Knesseth Israel is the only Orthodox shul in Alabama. According to Rabbi Rube, it currently has around forty to fifty members, as well as non-members (both Jewish and non-Jewish) who attend worship as well. In 2012, it set up the first eruv in Birmingham. An eruv is an enclosed area in which Orthodox Jews are able to “follow the same rules on the Sabbath that they would in their homes” (BBC). Eruvs are important and very helpful for observant Jews, allowing them to observe the Sabbath, while still being able to carry out certain necessary aspects of their lives. The eruv specifically allows Jews the ability to carry items on the Sabbath, because eruvs are considered private domains. Since Orthodox Jews are also not supposed to drive or cook on the Sabbath, this is very important. The size of an eruv depends on the community itself and the congregation. Overall, there are more than 200 eruvs worldwide (BBC). On Knesseth Israel’s website, it has a section entitled “Jewish Birmingham ” where people can get information regarding housing within the eruv, places to get kosher food, as well as other Jewish organizations. A map showcasing the eruv and what is located within and around it. Eruvs are important for establishing a strong community and a safe place for Orthodox Jews to practice their beliefs and traditions.

This Google map of the area surrounding Knesseth Israel is embedded on the Knesseth Israel website.

Knesseth Israel in Birmingham is always looking for more ways to explore, whether that is in the community itself or by integrating certain aspects of Southern life with the values found in the Torah. When asked about his goals and thoughts for Knesseth Israel in Birmingham, Rabbi Rube says, “Exploring and finding our unique voice as an Orthodox synagogue in Birmingham, Alabama and how we can best contribute to the the wider Birmingham and Alabama community.”  Knesseth Israel is continuing to set new goals, explore new paths , and reshape the way people view Orthodox Judaism in Birmingham, the USA, and the world.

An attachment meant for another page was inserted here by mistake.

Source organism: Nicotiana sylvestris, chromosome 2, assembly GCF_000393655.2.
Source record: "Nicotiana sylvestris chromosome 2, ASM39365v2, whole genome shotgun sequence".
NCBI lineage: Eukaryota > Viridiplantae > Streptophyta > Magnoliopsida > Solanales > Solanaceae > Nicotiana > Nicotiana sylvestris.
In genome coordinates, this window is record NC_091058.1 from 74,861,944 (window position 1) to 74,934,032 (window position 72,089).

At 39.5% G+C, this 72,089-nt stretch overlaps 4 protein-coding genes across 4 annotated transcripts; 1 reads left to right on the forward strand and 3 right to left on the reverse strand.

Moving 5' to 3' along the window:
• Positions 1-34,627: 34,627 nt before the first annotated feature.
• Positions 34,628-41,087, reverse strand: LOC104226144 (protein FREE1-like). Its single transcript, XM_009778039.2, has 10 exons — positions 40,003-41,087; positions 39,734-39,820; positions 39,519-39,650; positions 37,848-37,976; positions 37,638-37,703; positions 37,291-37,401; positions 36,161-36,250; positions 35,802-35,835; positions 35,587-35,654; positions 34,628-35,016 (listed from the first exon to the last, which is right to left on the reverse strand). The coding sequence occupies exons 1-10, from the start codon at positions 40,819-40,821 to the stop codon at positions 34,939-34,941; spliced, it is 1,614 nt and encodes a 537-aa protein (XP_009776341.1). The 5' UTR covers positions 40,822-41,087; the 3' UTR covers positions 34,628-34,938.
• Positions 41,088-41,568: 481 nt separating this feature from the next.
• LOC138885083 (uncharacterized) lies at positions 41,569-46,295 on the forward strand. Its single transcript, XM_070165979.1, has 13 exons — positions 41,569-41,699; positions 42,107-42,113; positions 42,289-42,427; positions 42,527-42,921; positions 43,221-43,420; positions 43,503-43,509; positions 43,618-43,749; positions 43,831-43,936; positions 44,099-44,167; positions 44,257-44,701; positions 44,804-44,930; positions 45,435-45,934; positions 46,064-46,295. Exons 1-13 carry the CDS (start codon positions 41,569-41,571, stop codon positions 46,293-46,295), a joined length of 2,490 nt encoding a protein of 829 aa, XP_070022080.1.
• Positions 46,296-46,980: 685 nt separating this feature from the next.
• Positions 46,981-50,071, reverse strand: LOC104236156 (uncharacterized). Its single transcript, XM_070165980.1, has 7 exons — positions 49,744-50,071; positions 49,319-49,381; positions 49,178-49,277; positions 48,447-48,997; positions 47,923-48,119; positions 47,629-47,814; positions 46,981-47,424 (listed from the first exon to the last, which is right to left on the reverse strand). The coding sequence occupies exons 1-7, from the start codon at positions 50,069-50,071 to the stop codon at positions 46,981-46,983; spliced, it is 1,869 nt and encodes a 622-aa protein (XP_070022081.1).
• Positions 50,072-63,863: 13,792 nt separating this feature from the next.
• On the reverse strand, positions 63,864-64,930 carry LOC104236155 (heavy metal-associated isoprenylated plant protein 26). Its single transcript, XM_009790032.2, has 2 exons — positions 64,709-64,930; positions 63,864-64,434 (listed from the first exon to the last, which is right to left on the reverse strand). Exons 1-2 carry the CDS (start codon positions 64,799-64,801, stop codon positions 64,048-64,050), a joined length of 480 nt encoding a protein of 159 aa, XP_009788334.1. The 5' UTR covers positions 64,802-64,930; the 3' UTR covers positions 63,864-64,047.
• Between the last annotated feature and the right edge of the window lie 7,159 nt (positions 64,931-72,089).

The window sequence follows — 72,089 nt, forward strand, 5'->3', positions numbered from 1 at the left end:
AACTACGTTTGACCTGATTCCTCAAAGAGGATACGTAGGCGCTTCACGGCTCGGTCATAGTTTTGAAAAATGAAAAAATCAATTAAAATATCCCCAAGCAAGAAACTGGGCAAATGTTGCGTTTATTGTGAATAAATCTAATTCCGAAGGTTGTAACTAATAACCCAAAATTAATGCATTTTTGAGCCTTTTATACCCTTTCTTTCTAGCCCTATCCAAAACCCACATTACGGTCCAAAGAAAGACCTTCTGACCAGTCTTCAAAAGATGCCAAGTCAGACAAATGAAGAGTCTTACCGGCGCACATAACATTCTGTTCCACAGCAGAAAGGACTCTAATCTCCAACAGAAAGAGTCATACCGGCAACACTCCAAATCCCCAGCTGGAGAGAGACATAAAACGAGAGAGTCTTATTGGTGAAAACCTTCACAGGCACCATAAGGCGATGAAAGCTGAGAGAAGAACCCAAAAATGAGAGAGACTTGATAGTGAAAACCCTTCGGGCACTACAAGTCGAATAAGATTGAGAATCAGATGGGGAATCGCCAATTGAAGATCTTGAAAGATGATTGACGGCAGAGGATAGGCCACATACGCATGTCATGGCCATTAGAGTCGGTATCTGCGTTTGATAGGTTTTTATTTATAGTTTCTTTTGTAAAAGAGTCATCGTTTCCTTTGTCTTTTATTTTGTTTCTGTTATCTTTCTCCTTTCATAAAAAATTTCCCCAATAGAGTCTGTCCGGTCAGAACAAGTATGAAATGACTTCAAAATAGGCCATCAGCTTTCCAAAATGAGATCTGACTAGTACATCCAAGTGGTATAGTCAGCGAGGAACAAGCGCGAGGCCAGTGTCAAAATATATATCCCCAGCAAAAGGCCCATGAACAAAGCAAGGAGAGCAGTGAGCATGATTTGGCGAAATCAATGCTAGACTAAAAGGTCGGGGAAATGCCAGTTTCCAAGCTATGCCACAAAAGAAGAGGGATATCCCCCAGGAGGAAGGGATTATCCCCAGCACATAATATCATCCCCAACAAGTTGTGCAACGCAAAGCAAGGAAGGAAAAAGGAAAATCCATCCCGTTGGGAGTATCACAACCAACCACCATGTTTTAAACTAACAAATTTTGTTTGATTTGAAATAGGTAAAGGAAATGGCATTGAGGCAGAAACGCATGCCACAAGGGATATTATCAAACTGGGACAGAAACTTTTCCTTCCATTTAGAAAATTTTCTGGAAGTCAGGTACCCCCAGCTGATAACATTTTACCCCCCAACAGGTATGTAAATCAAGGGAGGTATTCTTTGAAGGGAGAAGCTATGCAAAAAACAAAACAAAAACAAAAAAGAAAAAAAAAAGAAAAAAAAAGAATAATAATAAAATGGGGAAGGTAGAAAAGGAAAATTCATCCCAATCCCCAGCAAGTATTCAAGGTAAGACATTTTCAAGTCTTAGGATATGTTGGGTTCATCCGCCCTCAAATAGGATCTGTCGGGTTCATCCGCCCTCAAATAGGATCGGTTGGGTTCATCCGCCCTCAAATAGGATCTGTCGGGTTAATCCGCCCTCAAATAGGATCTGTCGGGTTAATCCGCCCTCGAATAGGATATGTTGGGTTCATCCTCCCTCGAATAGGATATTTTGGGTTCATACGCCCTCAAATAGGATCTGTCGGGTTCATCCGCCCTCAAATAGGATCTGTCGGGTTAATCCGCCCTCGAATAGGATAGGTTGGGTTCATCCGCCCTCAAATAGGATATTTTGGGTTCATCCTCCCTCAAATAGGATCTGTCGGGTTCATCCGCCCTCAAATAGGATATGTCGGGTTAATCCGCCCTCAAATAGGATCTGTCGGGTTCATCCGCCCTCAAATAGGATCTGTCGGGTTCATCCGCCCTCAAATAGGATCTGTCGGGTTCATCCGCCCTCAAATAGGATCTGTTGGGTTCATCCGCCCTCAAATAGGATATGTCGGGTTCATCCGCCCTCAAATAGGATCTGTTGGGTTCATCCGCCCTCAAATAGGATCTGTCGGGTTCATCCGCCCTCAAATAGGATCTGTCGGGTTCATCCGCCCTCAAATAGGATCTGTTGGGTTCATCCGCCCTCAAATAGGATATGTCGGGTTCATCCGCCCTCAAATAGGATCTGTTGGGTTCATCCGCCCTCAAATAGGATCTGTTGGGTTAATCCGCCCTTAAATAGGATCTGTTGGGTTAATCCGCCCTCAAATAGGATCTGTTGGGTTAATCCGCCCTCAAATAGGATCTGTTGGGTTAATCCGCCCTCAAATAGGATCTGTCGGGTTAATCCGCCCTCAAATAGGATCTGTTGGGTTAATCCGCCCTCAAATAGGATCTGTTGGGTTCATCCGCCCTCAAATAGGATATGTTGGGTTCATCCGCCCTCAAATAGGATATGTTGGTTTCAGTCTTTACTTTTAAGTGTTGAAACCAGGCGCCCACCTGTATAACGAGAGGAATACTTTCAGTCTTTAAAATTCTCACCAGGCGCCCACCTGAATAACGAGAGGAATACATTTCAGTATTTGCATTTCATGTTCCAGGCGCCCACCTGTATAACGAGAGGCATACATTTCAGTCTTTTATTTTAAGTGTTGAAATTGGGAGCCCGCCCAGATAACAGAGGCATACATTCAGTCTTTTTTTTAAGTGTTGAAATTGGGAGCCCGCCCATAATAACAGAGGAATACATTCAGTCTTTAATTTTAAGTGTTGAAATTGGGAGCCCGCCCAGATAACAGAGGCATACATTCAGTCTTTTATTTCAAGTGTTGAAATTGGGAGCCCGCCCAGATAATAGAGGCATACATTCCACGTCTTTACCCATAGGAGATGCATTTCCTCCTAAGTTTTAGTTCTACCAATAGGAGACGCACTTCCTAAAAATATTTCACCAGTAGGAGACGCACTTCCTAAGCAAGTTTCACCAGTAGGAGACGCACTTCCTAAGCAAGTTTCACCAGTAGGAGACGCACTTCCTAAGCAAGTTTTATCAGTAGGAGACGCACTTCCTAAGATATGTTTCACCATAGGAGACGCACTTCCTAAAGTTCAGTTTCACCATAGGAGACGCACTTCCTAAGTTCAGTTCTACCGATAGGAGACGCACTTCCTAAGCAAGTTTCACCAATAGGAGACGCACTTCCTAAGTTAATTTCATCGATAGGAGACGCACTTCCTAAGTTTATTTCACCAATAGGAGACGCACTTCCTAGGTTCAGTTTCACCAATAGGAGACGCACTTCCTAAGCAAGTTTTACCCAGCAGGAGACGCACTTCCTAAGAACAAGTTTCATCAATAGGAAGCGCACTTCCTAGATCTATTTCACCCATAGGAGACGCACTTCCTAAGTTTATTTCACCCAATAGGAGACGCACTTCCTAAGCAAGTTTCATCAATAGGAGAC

Knesseth Israel Congregation
Location: 3100 Overton Road, Birmingham, Alabama, 35223
Website: https://www.kicong.org/
Organized: 1889
Current synagogue erected: 2007
Affiliation: Orthodox Judaism 

References 

“About KI” About KI – Knesseth Israel. Accessed October 1, 2021. https://www.kicong.org/about

BBC. “Religions – Judaism: Eruvs.” 2009 BBC, July 23, 2009. https://www.bbc.co.uk/religion/religions/judaism/customs/eruv_1.shtml. 

Donin, Hayim. To Be a Jew. New York: Basic, 1972. 

Garrison, Greg. 2008. “Pelham Artist Crafts Stained-Glass Window for Birmingham Synagogue.” Birmingham News, September 20, 2008. https://www.al.com/living-news/2008/09/pelham_artist_crafts_stainedgl.html

O’Dell, Bob, and Gidon Ariel. Five Years with Orthodox Jews: How Connecting with God’s People Unlocks Understanding of God’s World. DN Har Hebron. Root Source Press, 2021. 

Prothero, Stephen R. Religion Matters: An Introduction to the World’s Religions. New York: W. W. Norton, 2020. 

Ravitzky, Aviezer. 2007. “Dimensions and Varieties of Orthodox Judaism.” Chapter 15 of Modern Judaism and Historical Consciousness, 389-416 Leiden: Brill, 2007.  https://doi.org/10.1163/ej.9789004152892.i-658.21. 

Rube, R. Moshe, Ben Sinex. 2021. Interview with Rabbi Moshe Rube. October 25, 2021.

Alex Brown ’25, Mikey Johnson ’25, Alston Sanders ’25, and Ben Sinex ’25 were students in Introduction to World Religions in Samford University’s Department of Biblical and Religious Studies in fall 2021.

Published November 29, 2021